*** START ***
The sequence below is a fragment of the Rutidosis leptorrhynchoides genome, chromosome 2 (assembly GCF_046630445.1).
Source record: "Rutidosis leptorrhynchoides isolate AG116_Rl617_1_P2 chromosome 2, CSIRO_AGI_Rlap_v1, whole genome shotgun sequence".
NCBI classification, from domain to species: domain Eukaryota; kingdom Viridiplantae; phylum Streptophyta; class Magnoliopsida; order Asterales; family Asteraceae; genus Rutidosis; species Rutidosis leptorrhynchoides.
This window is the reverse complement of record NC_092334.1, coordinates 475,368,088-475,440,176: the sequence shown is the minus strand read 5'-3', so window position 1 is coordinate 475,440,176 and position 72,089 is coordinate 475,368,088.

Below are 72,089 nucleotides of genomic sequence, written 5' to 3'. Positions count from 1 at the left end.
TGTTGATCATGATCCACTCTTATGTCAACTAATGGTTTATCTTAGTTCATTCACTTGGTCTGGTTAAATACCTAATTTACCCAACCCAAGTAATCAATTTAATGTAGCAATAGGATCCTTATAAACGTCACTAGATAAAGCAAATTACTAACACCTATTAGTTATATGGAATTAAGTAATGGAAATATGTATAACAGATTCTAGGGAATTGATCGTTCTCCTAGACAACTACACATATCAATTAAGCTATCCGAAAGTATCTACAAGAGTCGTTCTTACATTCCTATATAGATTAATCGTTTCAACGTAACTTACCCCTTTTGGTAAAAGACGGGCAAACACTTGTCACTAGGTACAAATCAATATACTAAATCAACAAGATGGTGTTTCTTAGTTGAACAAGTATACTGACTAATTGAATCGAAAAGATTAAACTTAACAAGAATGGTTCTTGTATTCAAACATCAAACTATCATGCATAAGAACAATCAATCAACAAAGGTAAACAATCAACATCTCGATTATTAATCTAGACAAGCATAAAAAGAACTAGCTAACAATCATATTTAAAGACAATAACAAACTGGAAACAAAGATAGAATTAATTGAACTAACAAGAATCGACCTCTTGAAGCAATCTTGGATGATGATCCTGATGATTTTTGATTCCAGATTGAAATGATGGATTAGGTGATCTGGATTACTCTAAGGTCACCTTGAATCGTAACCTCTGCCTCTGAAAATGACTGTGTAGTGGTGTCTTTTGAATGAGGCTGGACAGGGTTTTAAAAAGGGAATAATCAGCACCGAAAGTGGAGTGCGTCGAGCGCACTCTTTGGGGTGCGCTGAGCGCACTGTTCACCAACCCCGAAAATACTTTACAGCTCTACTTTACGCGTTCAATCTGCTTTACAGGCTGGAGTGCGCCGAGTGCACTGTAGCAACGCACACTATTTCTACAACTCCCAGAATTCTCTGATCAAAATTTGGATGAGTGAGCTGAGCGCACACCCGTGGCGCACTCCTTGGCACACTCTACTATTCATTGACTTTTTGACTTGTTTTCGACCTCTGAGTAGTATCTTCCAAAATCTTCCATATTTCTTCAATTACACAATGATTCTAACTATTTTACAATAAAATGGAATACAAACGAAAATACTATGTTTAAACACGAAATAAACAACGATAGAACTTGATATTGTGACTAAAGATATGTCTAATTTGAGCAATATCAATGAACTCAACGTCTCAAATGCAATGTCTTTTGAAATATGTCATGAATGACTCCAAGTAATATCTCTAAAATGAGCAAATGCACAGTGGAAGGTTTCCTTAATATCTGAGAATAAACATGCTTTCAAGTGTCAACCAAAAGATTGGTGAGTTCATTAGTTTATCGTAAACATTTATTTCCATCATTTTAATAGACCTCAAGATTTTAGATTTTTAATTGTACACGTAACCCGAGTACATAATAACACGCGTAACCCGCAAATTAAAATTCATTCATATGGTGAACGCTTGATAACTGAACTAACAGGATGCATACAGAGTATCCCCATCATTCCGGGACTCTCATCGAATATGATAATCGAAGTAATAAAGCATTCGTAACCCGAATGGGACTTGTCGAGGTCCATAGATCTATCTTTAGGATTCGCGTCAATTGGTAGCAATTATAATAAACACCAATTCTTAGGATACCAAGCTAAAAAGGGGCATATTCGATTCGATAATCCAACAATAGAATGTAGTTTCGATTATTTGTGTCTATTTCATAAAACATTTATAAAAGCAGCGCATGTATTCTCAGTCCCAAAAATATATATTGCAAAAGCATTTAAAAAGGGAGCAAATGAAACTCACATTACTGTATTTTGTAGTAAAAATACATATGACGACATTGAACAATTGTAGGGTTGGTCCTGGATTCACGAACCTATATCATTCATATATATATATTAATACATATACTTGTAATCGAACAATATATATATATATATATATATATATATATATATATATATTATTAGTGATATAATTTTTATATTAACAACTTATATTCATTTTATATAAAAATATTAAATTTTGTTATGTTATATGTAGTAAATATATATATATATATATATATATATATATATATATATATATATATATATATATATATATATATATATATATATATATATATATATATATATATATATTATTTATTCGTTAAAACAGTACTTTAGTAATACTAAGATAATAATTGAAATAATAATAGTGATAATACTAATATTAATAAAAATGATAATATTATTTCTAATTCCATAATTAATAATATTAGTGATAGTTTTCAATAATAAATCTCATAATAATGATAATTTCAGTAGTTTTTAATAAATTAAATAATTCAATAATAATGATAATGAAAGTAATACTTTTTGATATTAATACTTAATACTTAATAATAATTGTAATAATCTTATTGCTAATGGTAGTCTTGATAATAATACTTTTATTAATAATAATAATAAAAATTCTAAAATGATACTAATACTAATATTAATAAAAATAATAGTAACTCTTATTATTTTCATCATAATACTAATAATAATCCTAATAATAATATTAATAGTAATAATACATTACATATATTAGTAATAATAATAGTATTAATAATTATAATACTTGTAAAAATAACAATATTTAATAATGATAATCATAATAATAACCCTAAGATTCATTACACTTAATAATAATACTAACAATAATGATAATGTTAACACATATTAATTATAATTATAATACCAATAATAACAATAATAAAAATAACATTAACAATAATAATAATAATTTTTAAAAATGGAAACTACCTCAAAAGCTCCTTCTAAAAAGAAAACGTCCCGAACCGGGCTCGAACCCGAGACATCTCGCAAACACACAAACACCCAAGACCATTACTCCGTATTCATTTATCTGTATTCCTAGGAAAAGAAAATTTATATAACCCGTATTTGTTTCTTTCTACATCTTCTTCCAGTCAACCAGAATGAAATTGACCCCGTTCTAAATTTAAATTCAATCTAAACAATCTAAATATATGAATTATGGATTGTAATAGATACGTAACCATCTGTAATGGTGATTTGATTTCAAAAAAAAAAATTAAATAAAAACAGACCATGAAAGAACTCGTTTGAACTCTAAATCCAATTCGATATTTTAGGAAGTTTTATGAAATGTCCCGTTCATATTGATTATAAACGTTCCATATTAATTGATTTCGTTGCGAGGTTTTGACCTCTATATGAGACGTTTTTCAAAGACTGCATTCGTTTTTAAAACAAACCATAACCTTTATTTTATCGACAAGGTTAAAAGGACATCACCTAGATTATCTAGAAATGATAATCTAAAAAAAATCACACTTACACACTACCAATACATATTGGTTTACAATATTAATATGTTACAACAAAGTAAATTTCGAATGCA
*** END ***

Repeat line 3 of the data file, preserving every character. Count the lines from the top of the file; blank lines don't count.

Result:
NCBI classification, from domain to species: domain Eukaryota; kingdom Viridiplantae; phylum Streptophyta; class Magnoliopsida; order Asterales; family Asteraceae; genus Rutidosis; species Rutidosis leptorrhynchoides.